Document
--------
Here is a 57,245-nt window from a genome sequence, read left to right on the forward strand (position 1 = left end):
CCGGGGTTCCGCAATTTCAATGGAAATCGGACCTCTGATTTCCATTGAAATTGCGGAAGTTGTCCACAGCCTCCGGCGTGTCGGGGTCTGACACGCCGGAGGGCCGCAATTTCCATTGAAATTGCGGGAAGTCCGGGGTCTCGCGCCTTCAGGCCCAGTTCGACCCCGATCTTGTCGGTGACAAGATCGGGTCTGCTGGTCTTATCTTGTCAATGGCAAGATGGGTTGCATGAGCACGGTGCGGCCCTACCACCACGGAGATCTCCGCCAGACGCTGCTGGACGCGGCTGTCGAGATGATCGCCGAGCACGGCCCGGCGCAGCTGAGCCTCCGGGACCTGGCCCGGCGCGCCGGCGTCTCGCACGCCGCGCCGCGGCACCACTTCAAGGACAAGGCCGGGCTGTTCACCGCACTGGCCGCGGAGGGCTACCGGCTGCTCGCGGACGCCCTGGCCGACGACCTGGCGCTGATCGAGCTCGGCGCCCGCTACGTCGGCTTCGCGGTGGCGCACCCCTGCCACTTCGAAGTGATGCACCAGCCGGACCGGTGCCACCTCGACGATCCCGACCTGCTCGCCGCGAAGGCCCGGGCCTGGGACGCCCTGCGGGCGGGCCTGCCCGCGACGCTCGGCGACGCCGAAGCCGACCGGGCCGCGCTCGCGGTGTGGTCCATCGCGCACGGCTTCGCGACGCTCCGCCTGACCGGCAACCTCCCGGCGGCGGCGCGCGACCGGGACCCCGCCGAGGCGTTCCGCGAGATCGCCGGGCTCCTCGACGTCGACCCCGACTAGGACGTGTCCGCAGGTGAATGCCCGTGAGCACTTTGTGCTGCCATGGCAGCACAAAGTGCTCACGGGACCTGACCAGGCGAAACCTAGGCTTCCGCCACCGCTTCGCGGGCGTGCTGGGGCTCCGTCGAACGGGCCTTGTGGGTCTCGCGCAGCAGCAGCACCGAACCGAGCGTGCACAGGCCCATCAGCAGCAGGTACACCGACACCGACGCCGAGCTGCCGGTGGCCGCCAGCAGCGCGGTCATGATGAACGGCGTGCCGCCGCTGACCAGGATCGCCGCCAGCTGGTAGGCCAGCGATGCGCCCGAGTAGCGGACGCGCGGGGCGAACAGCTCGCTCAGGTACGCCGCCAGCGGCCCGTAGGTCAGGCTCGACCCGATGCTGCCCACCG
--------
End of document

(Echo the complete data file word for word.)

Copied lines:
Here is a 57,245-nt window from a genome sequence, read left to right on the forward strand (position 1 = left end):
CCGGGGTTCCGCAATTTCAATGGAAATCGGACCTCTGATTTCCATTGAAATTGCGGAAGTTGTCCACAGCCTCCGGCGTGTCGGGGTCTGACACGCCGGAGGGCCGCAATTTCCATTGAAATTGCGGGAAGTCCGGGGTCTCGCGCCTTCAGGCCCAGTTCGACCCCGATCTTGTCGGTGACAAGATCGGGTCTGCTGGTCTTATCTTGTCAATGGCAAGATGGGTTGCATGAGCACGGTGCGGCCCTACCACCACGGAGATCTCCGCCAGACGCTGCTGGACGCGGCTGTCGAGATGATCGCCGAGCACGGCCCGGCGCAGCTGAGCCTCCGGGACCTGGCCCGGCGCGCCGGCGTCTCGCACGCCGCGCCGCGGCACCACTTCAAGGACAAGGCCGGGCTGTTCACCGCACTGGCCGCGGAGGGCTACCGGCTGCTCGCGGACGCCCTGGCCGACGACCTGGCGCTGATCGAGCTCGGCGCCCGCTACGTCGGCTTCGCGGTGGCGCACCCCTGCCACTTCGAAGTGATGCACCAGCCGGACCGGTGCCACCTCGACGATCCCGACCTGCTCGCCGCGAAGGCCCGGGCCTGGGACGCCCTGCGGGCGGGCCTGCCCGCGACGCTCGGCGACGCCGAAGCCGACCGGGCCGCGCTCGCGGTGTGGTCCATCGCGCACGGCTTCGCGACGCTCCGCCTGACCGGCAACCTCCCGGCGGCGGCGCGCGACCGGGACCCCGCCGAGGCGTTCCGCGAGATCGCCGGGCTCCTCGACGTCGACCCCGACTAGGACGTGTCCGCAGGTGAATGCCCGTGAGCACTTTGTGCTGCCATGGCAGCACAAAGTGCTCACGGGACCTGACCAGGCGAAACCTAGGCTTCCGCCACCGCTTCGCGGGCGTGCTGGGGCTCCGTCGAACGGGCCTTGTGGGTCTCGCGCAGCAGCAGCACCGAACCGAGCGTGCACAGGCCCATCAGCAGCAGGTACACCGACACCGACGCCGAGCTGCCGGTGGCCGCCAGCAGCGCGGTCATGATGAACGGCGTGCCGCCGCTGACCAGGATCGCCGCCAGCTGGTAGGCCAGCGATGCGCCCGAGTAGCGGACGCGCGGGGCGAACAGCTCGCTCAGGTACGCCGCCAGCGGCCCGTAGGTCAGGCTCGACCCGATGCTGCCCACCG